The Great Calligrapher, Kim Jeong-hui

2011-02-18

The Famous Calligraphy Style, Chusache
For Koreans today who use the native alphabet Hangul, ancestral handwriting in Chinese may appear about the same in style. Yet Chusa Kim Jeong-hui’s handwriting attracts attention at a glance with its strong individuality. Known as Chusache, Kim Jeong-hui’s handwriting is characterized by powerful strokes, angular lines, varied line thickness, and distinctive spatial composition. Kim Jeong-hui maximizes the pictorial quality inherent to Chinese characters through Chusache, a product of his life of suffering.

A Natural Gift of Calligraphy
Kim Jeong-hui was born in 1786 in Yesan County, South Chungcheong province as a descendant of the Gyeongju Kim clan, a powerful noble family in the late Joseon Period. Kim Jeong-hui showed signs of genius at an early age. When he was 7 years old, Kim Jeong-hui wrote a phrase celebrating the onset of spring and posted it outside the gate of his house. His handwriting was so excellent that when Chae Je-gong, a celebrated Prime Minister during King Jeongjo’s reign, passed by Kim Jeong-hui’s house, he looked upon it with admiration. The famous Silhak scholar Park Je-ga also saw his writing and expressed his desire to teach the child when he grew older. Eight years later, Kim Jeong-hui became a pupil of Park Je-ga.

Building the Foundation of Chusache
Studying under Park, a prominent figure in the Northern School of Silhak, Kim Jeong-hui advocated for reform through the acceptance of foreign culture along with scholars Hong Dae-yong and Park Ji-won. At the age of 24, Kim Jeong-hui passed the classics licentiate exam and went to the Qing Dynasty with his father. It was a golden opportunity for Kim Jeong-hui who had always dreamed of learning and experiencing the civilization of Qing Dynasty. Kim Jeong-hui associated with some of the greatest Confucianist scholars Ruan Yuan (완원) and Cao Jiang (조강) as well as the famous scholar and calligrapher Fanggang Weng, and studied Qing Confucianism. Furthermore, he was able to broaden his knowledge by studying the rubbings of Chinese inscriptions from the Han Dynasty. When he was 31 years old, Kim Jeong-hui revealed that the Bukhansan Monument’s inscription celebrates the territorial expansion of the Silla King Jinheung, establishing himself as an expert in epigraphy. Kim Jeonghui became an intellectual representative of 19th Century Asia for his studies and accomplishments in various disciplines including Chinese classics, Buddhism, Literature and Art.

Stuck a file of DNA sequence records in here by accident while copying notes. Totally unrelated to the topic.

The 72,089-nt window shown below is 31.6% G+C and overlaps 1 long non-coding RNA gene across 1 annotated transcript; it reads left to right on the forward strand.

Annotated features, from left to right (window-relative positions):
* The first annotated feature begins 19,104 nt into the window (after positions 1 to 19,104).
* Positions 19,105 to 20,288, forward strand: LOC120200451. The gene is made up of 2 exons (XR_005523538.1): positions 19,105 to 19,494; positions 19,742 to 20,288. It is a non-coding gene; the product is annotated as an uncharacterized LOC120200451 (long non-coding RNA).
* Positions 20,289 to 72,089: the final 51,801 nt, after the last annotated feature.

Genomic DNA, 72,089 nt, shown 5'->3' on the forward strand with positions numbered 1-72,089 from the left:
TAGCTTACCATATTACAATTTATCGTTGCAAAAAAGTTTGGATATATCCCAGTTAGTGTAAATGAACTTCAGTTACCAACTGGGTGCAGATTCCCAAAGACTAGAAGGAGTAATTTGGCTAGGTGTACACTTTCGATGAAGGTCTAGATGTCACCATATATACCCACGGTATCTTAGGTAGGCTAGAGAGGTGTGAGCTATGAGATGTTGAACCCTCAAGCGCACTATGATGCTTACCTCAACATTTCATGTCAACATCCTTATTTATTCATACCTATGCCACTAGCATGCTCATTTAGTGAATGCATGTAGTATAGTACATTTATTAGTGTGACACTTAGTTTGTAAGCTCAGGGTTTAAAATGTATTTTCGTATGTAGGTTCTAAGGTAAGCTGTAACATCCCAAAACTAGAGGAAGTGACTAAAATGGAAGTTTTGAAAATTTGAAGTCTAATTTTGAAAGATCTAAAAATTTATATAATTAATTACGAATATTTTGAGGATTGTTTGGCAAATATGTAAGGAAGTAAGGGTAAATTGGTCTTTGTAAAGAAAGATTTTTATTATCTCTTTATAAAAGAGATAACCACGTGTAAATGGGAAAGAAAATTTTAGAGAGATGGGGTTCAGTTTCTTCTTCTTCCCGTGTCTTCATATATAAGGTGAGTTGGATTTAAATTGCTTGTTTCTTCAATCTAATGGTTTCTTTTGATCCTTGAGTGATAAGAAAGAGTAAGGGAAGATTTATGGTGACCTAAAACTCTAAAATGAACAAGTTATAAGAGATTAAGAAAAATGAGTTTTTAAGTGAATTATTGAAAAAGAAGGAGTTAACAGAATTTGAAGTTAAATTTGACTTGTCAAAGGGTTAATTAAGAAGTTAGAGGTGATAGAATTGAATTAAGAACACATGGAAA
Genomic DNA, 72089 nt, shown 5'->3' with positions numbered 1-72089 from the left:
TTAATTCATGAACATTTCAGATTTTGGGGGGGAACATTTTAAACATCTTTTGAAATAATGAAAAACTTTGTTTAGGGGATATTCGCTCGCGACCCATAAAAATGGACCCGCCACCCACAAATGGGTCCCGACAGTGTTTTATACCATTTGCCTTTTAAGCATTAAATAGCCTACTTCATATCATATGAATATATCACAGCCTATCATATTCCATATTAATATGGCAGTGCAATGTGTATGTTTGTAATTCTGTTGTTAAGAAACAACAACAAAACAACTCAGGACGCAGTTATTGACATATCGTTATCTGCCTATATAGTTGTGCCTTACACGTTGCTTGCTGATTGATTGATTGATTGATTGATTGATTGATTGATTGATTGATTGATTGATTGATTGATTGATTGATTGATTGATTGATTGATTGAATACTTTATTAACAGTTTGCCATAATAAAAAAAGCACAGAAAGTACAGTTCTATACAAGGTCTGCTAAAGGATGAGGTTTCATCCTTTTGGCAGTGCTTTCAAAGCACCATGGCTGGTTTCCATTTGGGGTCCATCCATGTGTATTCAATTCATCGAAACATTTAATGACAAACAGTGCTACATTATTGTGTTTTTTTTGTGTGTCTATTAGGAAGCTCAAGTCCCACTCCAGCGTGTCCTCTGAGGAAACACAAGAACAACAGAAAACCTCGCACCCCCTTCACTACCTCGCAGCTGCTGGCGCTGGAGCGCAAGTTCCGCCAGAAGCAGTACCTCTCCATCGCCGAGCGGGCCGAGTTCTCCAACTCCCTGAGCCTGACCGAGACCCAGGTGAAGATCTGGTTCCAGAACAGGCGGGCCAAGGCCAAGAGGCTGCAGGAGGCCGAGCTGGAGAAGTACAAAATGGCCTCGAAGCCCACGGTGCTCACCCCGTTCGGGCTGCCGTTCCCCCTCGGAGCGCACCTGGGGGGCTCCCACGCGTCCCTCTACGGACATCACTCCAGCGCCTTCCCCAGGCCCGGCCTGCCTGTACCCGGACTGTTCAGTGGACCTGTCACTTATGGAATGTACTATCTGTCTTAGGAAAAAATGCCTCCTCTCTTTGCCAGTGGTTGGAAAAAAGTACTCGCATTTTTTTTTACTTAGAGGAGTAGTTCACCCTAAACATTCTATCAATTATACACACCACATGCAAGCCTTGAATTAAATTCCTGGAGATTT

Kim Jeong-hui made a smooth transition into government service and took the position of Vice-Minister of War at the height of his career. However, he became the victim of a factional quarrel in 1840 and was banished to Jeju Island. He was sentenced the most severe kind of exile, where he was enclosed in a thorn hedge. During this time of hardship, Kim Jeong-hui produced his best works of art.

Art Perfected in Solitude
Kim Jeong-hui spent 9 years in exile, fighting solitude by engrossing himself into his art. After using up a thousand brushes and ten inkstones, each of which he had pierced a hole at the bottom from continuous use, Kim Jeong-hui finally mastered Chusache. In Chusache, Kim Jeong-hui’s handwriting reached the level where letters became poetry and poetry became painting. On canvas, Kim portrayed his inner world and displayed the representative style of literary artists. The most representative work of Kim Jeong-hui is ‘Sehando,’ which is praised as the best painting in the Korean literary artist’s style.


In 1849, Kim Jeong-hui was freed from exile but two years later, he was sent back to exile in today’s South Hamgyeong province. Kim Jeong-hui spent his later years in Gwacheon, Gyeonggi province and died at the age of 71. Yet his life is not remembered as one of resentment and sorrow. As a renowned calligrapher, artist, scholar, poet and writer, Kim Jeong-hui put his life into his works, which continues to carry his heart and soul to this day.

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